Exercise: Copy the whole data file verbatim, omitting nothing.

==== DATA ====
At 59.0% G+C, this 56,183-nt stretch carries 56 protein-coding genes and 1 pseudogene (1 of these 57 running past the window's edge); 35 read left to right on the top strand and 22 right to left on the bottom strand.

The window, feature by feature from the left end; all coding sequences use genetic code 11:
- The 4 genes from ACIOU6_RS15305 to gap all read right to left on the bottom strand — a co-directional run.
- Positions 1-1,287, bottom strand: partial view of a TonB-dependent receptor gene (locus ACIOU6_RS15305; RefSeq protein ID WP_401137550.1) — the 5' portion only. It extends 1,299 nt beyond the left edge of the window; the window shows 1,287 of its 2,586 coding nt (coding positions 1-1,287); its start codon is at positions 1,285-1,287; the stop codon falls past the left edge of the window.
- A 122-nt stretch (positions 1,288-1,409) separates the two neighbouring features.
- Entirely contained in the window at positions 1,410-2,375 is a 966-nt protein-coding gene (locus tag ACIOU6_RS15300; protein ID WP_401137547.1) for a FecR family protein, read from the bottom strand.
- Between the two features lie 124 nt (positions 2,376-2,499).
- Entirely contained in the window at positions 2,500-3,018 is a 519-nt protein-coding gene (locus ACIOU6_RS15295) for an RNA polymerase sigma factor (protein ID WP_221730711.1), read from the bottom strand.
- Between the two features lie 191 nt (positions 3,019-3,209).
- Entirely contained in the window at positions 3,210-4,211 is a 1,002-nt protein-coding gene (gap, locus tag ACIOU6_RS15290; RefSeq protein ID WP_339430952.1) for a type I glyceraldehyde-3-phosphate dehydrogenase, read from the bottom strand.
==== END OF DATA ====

At 59.0% G+C, this 56,183-nt stretch carries 56 protein-coding genes and 1 pseudogene (1 of these 57 running past the window's edge); 35 read left to right on the top strand and 22 right to left on the bottom strand.

The window, feature by feature from the left end; all coding sequences use genetic code 11:
- The 4 genes from ACIOU6_RS15305 to gap all read right to left on the bottom strand — a co-directional run.
- Positions 1-1,287, bottom strand: partial view of a TonB-dependent receptor gene (locus ACIOU6_RS15305; RefSeq protein ID WP_401137550.1) — the 5' portion only. It extends 1,299 nt beyond the left edge of the window; the window shows 1,287 of its 2,586 coding nt (coding positions 1-1,287); its start codon is at positions 1,285-1,287; the stop codon falls past the left edge of the window.
- A 122-nt stretch (positions 1,288-1,409) separates the two neighbouring features.
- Entirely contained in the window at positions 1,410-2,375 is a 966-nt protein-coding gene (locus tag ACIOU6_RS15300; protein ID WP_401137547.1) for a FecR family protein, read from the bottom strand.
- Between the two features lie 124 nt (positions 2,376-2,499).
- Entirely contained in the window at positions 2,500-3,018 is a 519-nt protein-coding gene (locus ACIOU6_RS15295) for an RNA polymerase sigma factor (protein ID WP_221730711.1), read from the bottom strand.
- Between the two features lie 191 nt (positions 3,019-3,209).
- Entirely contained in the window at positions 3,210-4,211 is a 1,002-nt protein-coding gene (gap, locus tag ACIOU6_RS15290; RefSeq protein ID WP_339430952.1) for a type I glyceraldehyde-3-phosphate dehydrogenase, read from the bottom strand.